ABC offices raided by police. Queensland police have raided the ABC’s Brisbane office over a series of stories based on leaked cabinet documents. Executing a search warrant, the ABC reported yesterday that cabinet secretary Leighton Craig had complained to the police about the leak, saying they had been “improperly accessed”. The stories by Mark Willacy and Alexandra Blucher detailed the decision making by former Premier Campbell Newman’s government to cut the public service, including cuts to oversight of the coal-seam gas industry and how the government sold off a profitable climate change company. The journalists’ union, the MEAA, has condemned the raid, saying it’s an “outrageous attack on press freedom”.
MEAA chief executive Paul Murphy said: “The role of the media in a healthy democracy is to scrutinise those in power. The execution of a search warrant to hunt for leaked Cabinet briefing documents is a belated attempt to pursue journalists’ sources rather than address the matters raised in the legitimate journalism by two ABC reporters.”
In deep Meltwater. Media monitoring and data insights agency Isentia has settled a case it launched against competitor Meltwater for allegedly “free-riding” off its copyright licences. The terms of the Federal Court settlement are confidential, but in a statement to the ASX, Isentia said Meltwater had agreed to permanent orders restraining them from engaging in the conduct that Isentia had taken them to court over. Isentia had accused Meltwater of using content accessed through an Isentia account and sending it on to its own clients, inducing Isentia clients to share their account details in breach of their conditions. Isentia has also accused Meltwater of lying to current, former and potential Isentia clients about the business.
Rundle: will this be Lateline‘s swan song? “Coming up later on Lateline … infamous Donald Trump strategist Roger Stone…”. Say what now? In its dying days, Lateline has apparently decided to throw all journalistic standards to the wind and ‘interview’ Stone, former Nixon ‘dirty trickster’ and one of the shadowy ‘alt-right’ operatives who fired up a political machine which gleefully promoted lying, threats of violence to protestors, and the intimidation of opponents. Stone is no longer invited to appear on CNN and MSNBC after calling some of its presenters ‘fat negros’, and before the 2016 Republican convention, he promised that delegates who didn’t vote for Trump would be met with a “days of rage”, in which their hotels and room numbers would be released to angry mobs. None of this made it into the interview. Great source. Journalistic triumph. It’s Michelle’s ABC. –– Guy Rundle
Everybody do the News Corp Shuffle. The editor shuffle continues at News Corp Australia, with new bosses announced yesterday for Hobart’s Mercury and the Townsville Bulletin. Courier-Mail executive editor Chris Jones will be moving to Tassie as editor of The Mercury, taking over from Matt Deighton, who has been appointed editor of The Advertiser in Adelaide. Deighton replaces Sam Weir, who was moved to Brisbane as editor of The Courier-Mail to replace Lachlan Heywood, who has left News Corp. Sunshine Coast Daily editor Jenna Cairney is also shifting papers, to become editor of the Townsville Bulletin.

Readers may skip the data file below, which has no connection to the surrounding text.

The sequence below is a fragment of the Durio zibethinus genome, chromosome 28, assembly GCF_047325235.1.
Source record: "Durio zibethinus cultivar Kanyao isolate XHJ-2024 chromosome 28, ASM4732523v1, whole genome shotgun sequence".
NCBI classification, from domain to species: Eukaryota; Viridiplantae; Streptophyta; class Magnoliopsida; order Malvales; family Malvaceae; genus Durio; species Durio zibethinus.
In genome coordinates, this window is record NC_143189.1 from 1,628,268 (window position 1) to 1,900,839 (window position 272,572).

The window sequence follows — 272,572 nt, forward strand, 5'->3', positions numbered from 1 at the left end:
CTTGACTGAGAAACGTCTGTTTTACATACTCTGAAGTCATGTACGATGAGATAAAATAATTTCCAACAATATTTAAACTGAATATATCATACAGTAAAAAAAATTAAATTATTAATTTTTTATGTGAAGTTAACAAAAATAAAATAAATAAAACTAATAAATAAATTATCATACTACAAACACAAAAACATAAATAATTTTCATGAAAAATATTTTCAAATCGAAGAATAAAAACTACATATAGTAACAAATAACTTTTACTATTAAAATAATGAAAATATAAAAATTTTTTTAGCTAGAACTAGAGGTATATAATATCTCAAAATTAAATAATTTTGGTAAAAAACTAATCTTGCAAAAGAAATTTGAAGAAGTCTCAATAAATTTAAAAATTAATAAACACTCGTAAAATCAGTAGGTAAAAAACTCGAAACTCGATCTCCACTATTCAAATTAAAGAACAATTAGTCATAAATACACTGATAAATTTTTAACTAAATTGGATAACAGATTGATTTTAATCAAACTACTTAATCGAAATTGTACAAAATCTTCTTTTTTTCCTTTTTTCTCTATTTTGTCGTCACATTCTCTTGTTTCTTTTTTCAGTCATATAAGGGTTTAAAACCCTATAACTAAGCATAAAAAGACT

Turkey hunt. This week, 48 journalists in Turkey will face court in the government’s ongoing media crackdown. Three separate trials against journalists will run, charged with various offences including “trying to overthrow the government and constitutional order” and divulging state secrets and aiding terrorists by “creating a negative perception of the authorities”. Press Gazette reports that about 150 media outlets have been closed in Turkey under President Recep Tayyip Erdogan, and more than 100 journalists are currently in prison.
That didn’t take long. Rumours are rife that serial sex abuser Bill O’Reilly has been holding talks to host a TV program on the right-wing Sinclair Broadcast Group’s TV stations in the US. Donald Trump-supporting Sinclair is America’s largest TV-station owner, owning and operating 173 stations. The company was going to offer Donald Trump his own show if he had lost the 2016 election while former Fox News chairman, Roger Ailes was reported to be associated with Sinclair for a while. Sinclair is already in hot water in the US for compelling its local station news chiefs to run newscast segments featuring former White House aide Boris Epshteyn who was let go around the time of the clean out that saw Steve Bannon depart. — Glenn Dyer
Glenn Dyer’s TV Ratings. The Bachelorette is down to two. Will Apollo be promoted to be his own Bacherlor in 2018 after his early exit last night? After all, this year’s Bach, Matty J, was a 2016 dumpee. Apollo could revive the weak ratings from this year’s series. Ten ran second in the metros overall, but again won the main channels and will win both tonight. The Bachette — 1.56 million and the most watched program nationally and in the metros — 1.18 million. And tonight, more for Ten.
Nothing wrong with Sisters — 878,000 nationally over two hours, made up of 624,000 metro and 254,000 regional viewers. It is, in fact, the sort of comedy drama that the ABC should have really made instead of drifting off into science fiction with the likes of Glitch or getting lost in a Medicare office with Pulse. And isn’t it interesting that poor, broke Ten is still having a go with interesting new program ideas.
In the metros, Seven News was back on top with 525,000, second was Home and Away with 422,000, third was Seven News/TT with 415,000, then The Bachette with 383,000 and Gruen was fifth with 350,000. — Read the rest on the Crikey website